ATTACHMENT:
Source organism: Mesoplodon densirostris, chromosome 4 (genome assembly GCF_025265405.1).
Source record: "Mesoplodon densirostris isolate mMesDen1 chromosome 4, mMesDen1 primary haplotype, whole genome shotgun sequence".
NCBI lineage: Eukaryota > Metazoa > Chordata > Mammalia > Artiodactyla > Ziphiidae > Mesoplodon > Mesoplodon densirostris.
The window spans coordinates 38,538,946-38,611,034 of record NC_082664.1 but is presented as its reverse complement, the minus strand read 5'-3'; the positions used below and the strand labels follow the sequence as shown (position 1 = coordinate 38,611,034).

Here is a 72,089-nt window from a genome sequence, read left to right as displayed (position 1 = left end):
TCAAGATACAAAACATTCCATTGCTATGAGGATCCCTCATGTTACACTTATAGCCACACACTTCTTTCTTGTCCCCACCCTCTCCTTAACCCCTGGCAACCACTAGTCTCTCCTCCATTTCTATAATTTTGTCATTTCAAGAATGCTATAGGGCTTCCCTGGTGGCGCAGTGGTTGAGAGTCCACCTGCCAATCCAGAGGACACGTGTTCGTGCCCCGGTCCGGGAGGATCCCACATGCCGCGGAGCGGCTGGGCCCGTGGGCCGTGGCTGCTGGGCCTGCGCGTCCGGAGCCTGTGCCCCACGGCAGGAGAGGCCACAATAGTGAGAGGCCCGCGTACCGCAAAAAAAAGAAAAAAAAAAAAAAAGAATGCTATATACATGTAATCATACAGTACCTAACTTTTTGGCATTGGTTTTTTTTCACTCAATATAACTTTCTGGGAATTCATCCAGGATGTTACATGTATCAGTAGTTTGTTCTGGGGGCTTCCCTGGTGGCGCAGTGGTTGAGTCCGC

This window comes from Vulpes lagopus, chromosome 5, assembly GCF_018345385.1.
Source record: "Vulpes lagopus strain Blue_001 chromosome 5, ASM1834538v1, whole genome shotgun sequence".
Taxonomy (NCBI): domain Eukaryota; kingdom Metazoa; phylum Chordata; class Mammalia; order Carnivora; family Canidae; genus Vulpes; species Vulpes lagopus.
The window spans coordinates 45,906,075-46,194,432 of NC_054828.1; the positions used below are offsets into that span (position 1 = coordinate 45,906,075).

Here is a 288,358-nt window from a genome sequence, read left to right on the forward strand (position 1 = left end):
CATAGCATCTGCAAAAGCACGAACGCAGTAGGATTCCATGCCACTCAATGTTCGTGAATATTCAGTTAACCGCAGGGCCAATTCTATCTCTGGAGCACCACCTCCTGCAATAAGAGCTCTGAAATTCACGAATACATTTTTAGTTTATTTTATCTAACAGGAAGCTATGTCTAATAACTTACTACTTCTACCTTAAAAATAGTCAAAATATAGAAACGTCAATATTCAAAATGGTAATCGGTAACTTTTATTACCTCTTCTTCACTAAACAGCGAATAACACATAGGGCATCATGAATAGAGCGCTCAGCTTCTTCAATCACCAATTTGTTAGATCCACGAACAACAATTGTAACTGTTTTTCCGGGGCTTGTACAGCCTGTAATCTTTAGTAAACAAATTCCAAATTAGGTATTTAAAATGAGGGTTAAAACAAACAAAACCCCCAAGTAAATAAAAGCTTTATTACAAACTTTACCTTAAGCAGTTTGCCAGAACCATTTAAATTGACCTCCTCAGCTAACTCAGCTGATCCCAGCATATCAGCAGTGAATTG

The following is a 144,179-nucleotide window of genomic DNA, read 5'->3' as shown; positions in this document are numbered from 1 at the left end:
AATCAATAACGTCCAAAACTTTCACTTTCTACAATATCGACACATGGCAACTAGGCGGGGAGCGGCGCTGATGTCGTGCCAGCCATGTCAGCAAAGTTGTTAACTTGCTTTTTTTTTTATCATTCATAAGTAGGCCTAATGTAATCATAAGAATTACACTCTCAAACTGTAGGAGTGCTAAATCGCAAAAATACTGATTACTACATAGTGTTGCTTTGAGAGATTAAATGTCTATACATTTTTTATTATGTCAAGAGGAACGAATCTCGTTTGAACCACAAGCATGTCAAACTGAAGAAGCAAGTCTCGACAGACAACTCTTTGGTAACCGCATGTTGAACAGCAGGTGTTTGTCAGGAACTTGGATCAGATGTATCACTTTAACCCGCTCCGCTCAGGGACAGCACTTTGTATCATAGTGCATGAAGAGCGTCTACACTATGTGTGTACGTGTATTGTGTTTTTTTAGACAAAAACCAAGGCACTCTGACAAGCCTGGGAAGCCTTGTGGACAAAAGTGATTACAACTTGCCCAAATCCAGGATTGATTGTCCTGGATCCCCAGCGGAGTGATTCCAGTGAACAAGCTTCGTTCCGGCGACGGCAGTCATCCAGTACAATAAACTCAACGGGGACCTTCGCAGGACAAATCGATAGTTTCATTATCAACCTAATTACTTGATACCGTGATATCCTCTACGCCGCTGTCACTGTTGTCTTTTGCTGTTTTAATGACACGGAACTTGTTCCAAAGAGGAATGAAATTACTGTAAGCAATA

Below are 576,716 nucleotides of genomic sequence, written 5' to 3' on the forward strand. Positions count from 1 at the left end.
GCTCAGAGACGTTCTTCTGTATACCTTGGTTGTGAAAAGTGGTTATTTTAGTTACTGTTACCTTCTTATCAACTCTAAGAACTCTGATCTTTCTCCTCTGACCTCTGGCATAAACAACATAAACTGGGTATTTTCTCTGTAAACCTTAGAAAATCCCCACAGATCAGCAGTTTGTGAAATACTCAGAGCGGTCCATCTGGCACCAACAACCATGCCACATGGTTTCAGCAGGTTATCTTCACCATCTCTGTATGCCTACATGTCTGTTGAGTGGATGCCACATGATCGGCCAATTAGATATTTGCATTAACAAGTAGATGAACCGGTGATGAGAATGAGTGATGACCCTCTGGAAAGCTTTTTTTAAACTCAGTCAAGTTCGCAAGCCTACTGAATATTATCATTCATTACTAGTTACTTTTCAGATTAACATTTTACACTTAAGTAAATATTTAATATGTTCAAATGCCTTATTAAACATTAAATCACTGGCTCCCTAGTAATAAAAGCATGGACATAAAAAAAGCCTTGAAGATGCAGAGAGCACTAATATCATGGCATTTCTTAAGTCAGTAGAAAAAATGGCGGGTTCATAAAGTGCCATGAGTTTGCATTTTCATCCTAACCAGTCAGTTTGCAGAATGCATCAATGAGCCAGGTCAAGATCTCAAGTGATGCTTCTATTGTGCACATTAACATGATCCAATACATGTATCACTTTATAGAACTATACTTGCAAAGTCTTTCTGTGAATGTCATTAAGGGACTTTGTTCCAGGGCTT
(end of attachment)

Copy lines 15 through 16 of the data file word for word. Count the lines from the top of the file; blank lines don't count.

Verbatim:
Below are 576,716 nucleotides of genomic sequence, written 5' to 3' on the forward strand. Positions count from 1 at the left end.
GCTCAGAGACGTTCTTCTGTATACCTTGGTTGTGAAAAGTGGTTATTTTAGTTACTGTTACCTTCTTATCAACTCTAAGAACTCTGATCTTTCTCCTCTGACCTCTGGCATAAACAACATAAACTGGGTATTTTCTCTGTAAACCTTAGAAAATCCCCACAGATCAGCAGTTTGTGAAATACTCAGAGCGGTCCATCTGGCACCAACAACCATGCCACATGGTTTCAGCAGGTTATCTTCACCATCTCTGTATGCCTACATGTCTGTTGAGTGGATGCCACATGATCGGCCAATTAGATATTTGCATTAACAAGTAGATGAACCGGTGATGAGAATGAGTGATGACCCTCTGGAAAGCTTTTTTTAAACTCAGTCAAGTTCGCAAGCCTACTGAATATTATCATTCATTACTAGTTACTTTTCAGATTAACATTTTACACTTAAGTAAATATTTAATATGTTCAAATGCCTTATTAAACATTAAATCACTGGCTCCCTAGTAATAAAAGCATGGACATAAAAAAAGCCTTGAAGATGCAGAGAGCACTAATATCATGGCATTTCTTAAGTCAGTAGAAAAAATGGCGGGTTCATAAAGTGCCATGAGTTTGCATTTTCATCCTAACCAGTCAGTTTGCAGAATGCATCAATGAGCCAGGTCAAGATCTCAAGTGATGCTTCTATTGTGCACATTAACATGATCCAATACATGTATCACTTTATAGAACTATACTTGCAAAGTCTTTCTGTGAATGTCATTAAGGGACTTTGTTCCAGGGCTT